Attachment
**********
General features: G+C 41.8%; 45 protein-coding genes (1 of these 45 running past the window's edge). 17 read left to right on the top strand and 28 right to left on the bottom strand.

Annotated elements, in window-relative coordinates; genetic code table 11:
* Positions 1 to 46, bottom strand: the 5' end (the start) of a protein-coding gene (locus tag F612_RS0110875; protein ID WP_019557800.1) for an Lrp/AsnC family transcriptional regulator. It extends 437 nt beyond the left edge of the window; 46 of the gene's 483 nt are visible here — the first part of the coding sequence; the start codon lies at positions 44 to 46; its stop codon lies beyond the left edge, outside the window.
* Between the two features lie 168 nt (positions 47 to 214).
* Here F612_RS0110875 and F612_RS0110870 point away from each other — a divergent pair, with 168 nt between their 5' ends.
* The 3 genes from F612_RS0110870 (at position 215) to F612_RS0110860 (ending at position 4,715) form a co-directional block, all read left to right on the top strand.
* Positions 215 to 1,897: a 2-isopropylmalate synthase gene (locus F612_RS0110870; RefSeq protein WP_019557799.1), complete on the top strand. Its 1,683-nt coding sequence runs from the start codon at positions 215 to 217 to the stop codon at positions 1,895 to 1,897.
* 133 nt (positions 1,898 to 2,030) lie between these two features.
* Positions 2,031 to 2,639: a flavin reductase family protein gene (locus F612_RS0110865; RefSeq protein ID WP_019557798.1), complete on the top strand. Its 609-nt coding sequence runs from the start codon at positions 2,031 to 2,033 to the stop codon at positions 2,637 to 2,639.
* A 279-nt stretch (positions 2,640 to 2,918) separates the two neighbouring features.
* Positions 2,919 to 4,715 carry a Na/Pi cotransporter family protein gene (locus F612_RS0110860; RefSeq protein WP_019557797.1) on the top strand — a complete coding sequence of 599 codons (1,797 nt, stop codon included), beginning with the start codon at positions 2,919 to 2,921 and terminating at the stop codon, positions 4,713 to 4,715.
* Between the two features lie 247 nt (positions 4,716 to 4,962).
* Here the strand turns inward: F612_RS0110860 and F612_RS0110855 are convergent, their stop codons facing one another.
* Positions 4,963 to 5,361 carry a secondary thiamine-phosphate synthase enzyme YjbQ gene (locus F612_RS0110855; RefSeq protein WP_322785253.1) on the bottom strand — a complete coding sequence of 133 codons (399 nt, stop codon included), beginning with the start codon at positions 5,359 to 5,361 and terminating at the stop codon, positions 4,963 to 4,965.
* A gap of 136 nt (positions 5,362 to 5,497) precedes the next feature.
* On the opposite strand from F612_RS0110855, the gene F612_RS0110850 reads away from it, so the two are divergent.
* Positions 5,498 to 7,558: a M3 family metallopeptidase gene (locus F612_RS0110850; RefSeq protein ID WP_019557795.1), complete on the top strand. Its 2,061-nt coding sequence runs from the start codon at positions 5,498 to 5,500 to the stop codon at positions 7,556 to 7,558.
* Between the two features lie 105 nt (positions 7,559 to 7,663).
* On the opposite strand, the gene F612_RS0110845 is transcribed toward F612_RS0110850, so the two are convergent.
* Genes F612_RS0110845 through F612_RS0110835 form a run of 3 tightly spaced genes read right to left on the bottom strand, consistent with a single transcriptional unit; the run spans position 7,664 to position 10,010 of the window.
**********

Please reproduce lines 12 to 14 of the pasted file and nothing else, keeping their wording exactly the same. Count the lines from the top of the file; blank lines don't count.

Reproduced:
* Between the two features lie 247 nt (positions 4,716 to 4,962).
* Here the strand turns inward: F612_RS0110860 and F612_RS0110855 are convergent, their stop codons facing one another.
* Positions 4,963 to 5,361 carry a secondary thiamine-phosphate synthase enzyme YjbQ gene (locus F612_RS0110855; RefSeq protein WP_322785253.1) on the bottom strand — a complete coding sequence of 133 codons (399 nt, stop codon included), beginning with the start codon at positions 5,359 to 5,361 and terminating at the stop codon, positions 4,963 to 4,965.